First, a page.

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Childhood trauma and its consequences
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PostPosted: Mon Jun 08, 2009 3:48 pm 
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John Banville on the Irish institutional abuse situation:

http://www.nytimes.com/2009/05/23/opinion/23banville.html


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PostPosted: Mon Jun 08, 2009 4:06 pm 
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Related, from The Week Magazine, June 5, 2009:

Quote:
From the 1930s to the 1990s, tens of thousands of Irish children were tortured and enslaved in schools run by the Catholic Church, according to a government report released last week.

Ireland has been revealed as a land of savage cruelty, said The Irish Independent in an editorial. From the 1930s to the 1990s, tens of thousands of Irish children were tortured and enslaved in schools run by the Catholic Church, according to a long-awaited government report released last week. Among the thousands of accounts uncovered by the Commission to Inquire Into Child Abuse are shameful stories “of boys and girls being raped, flogged, beaten up, burned, scalded, left hungry and cold, and tortured in ways that only perverted sadists could invent.” One Christian Brother plunged a little boy’s hand into boiling water “just to teach him a lesson.” Nuns locked a little girl in a furnace room for two days, as the other girls listened to her screams. These are not aberrant examples, not are they from the distant past. Daily life for nearly all the orphans and poor children who were warehoused in Ireland’s Catholic institutions was a living hell. “Children lived with the daily terror of not knowing where the next beating was coming from,” the report said.

As a Catholic archbishop, I am deeply ashamed, said Diarmuid Martin in the Irish Times. “In Jesus’ eyes the poor deserve the best, and they did not receive it” at our hands. The perpetrators of these abuses numbered in the hundreds, and each one was a priest or a nun, consecrated to the service of God. How could the church have given such power to people “with practically no morals”? We are all implicated in this national horror, said Tom McGurk in the Sunday Business Post. Everyone in Ireland “knew these institutions were grim places,” but we didn’t want to know just how grim. Now, just as Germans after World War II were forced to confront the horrors that they’d perpetrated or tolerated, we Irish have been forced to acknowledge that church-run schools inflicted “degradation and misery on a scale hardly imaginable—a gulag of suffering.” Children were abused for decades, and no Irish government authority intervened.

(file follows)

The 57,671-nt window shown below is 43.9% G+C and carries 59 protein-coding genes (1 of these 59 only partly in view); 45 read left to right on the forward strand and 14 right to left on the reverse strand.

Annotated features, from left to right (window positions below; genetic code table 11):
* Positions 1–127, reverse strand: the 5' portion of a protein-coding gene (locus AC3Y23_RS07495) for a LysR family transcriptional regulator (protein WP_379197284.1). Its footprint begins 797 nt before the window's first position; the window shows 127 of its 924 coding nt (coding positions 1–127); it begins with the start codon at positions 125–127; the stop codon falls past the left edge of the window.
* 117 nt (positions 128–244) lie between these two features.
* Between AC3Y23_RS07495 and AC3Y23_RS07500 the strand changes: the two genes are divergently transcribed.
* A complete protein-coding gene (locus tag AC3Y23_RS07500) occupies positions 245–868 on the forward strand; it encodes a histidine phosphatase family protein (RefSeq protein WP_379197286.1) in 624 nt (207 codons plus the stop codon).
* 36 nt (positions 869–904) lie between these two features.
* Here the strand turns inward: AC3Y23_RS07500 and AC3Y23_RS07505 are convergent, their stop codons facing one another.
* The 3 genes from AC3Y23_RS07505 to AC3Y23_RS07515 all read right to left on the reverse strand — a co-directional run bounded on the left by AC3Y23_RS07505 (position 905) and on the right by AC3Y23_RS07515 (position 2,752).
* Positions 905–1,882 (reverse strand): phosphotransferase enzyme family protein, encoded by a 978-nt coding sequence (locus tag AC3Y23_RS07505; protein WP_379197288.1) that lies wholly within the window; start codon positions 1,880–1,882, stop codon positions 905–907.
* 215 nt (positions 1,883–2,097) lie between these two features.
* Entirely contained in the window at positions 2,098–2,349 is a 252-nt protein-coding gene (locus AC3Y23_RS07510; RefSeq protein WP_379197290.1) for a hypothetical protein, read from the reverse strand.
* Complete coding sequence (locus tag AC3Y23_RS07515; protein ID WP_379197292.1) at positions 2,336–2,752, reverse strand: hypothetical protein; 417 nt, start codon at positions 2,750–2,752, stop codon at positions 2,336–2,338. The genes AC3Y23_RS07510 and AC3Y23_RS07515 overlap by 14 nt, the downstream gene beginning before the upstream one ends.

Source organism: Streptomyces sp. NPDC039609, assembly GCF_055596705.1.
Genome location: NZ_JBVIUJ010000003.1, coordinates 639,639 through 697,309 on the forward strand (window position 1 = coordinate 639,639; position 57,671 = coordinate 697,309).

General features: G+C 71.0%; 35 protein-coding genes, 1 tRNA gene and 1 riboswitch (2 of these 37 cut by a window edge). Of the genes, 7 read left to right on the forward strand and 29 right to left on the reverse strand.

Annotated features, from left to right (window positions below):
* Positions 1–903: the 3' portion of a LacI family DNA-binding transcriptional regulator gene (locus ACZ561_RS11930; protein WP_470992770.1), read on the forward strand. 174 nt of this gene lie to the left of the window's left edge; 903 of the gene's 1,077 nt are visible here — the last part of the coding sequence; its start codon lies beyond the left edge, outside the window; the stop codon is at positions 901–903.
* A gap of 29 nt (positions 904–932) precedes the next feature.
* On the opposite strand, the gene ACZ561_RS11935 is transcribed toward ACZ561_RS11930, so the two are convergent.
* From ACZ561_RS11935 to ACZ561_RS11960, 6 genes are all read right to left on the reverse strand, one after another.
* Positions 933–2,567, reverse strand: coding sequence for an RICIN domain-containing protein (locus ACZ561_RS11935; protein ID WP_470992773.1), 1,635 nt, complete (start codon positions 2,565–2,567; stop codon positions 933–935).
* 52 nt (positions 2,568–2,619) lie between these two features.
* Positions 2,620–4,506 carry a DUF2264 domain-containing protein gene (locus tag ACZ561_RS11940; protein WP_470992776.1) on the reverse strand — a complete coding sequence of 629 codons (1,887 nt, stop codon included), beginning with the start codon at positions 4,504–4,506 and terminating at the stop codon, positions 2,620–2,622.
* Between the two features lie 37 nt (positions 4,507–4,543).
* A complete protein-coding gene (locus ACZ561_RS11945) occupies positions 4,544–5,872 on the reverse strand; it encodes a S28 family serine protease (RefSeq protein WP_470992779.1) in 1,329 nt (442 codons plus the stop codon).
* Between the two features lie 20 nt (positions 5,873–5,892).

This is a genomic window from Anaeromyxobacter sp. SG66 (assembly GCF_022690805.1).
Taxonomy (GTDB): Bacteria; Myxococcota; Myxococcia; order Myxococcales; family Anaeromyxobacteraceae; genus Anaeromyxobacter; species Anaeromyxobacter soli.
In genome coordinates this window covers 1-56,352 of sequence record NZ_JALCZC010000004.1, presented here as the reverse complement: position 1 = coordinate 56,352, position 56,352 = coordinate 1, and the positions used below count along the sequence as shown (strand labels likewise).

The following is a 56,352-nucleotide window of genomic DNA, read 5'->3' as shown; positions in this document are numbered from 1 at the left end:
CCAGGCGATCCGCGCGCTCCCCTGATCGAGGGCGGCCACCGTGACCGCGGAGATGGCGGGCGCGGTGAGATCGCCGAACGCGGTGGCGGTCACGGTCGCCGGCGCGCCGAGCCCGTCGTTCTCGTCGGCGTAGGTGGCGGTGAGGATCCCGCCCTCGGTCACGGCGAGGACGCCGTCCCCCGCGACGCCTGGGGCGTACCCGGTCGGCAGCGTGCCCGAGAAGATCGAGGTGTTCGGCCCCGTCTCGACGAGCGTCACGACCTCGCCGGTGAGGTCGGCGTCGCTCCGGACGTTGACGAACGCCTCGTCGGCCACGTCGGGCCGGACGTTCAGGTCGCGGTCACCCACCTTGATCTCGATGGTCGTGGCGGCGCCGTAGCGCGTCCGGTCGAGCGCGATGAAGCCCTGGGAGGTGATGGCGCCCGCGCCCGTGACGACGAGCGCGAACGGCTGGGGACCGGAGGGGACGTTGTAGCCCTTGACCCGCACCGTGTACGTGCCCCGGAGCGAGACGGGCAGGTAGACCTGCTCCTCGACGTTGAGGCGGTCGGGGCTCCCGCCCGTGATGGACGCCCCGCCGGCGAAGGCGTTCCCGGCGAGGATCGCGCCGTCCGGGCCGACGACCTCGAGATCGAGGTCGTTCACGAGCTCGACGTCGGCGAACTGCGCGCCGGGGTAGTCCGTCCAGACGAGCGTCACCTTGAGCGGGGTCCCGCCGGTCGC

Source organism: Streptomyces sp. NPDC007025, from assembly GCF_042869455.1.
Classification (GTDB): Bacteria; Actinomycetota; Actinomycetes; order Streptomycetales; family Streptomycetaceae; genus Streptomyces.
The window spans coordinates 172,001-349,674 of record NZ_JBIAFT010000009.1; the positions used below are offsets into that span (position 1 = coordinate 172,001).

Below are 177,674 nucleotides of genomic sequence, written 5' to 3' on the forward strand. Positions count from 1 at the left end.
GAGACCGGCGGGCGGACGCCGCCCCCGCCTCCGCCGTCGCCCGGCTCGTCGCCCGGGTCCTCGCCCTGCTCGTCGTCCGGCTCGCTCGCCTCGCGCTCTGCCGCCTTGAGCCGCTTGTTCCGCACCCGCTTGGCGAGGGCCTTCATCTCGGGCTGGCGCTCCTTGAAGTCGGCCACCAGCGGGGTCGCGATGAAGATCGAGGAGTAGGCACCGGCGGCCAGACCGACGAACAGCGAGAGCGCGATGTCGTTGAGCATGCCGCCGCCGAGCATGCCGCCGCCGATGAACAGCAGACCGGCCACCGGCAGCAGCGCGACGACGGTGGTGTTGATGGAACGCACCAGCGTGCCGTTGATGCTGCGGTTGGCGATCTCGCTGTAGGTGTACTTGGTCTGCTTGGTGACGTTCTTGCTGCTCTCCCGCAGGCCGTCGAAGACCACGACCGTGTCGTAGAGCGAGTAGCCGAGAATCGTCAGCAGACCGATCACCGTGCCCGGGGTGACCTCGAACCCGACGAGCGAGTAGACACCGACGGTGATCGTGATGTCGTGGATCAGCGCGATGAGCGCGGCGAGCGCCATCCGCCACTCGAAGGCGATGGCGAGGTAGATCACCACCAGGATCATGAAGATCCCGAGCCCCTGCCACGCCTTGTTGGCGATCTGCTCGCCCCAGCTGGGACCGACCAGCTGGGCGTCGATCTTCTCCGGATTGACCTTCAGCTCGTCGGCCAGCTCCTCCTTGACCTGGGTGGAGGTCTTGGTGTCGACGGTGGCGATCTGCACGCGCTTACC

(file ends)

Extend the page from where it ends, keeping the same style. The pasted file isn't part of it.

The abuse is indefensible, said Kevin Myers in the Irish Independent, but it needs to be put in perspective. The church wasn’t the only organization that used corporal punishment during this time. Virtually everyone believed in not sparing the rod. As a teenager in a secular boarding school, I was twice beaten so severely that the welts on my buttocks oozed blood. “That was Ireland. We were a backward, introverted, unenlightened, superstitious society.”

Don’t be so quick to use the past tense, said Mary Raftery in The Irish Times. Most of the Catholic orders, in particular the Christian Brothers, continue “to deny, to obfuscate, and to challenge any and all of the allegations against them.” Yet the Christian Brothers is still the largest provider of boys’ schools in Ireland, and the Sisters of Mercy, another organization with a track record of shame, is the largest provider of girls’ schools. We can’t simply “conveniently agree that everything is much better today.” Shockingly, the report does not name any of the abusers—not even the ones who have been convicted in court. Until the perpetrators of abuse, and the authorities who failed to check them, are truly held accountable, this sorry chapter of Irish history cannot be closed.


Don't be quick to use the past tense at all, not anywhere. Here's Chicago:

http://rs6.net/tn.jsp?et=1102603783701&s=3446&e=001xmflu0fmaA1mm9AzOA3Oce9IGEdyjXa0aBFsr8PBIpSBBoHcHIEDLPtP-w5iN2UU9fqbdMWx6drYv7osLNWKjWYjXgRaybuV6pAU7ZK--W5COlfcyWy-wIlnzyxbkQ_SJaoL-8E6dxg_ODbknO3Pia_CKJ8-YHotbmyu4YFTcm8=


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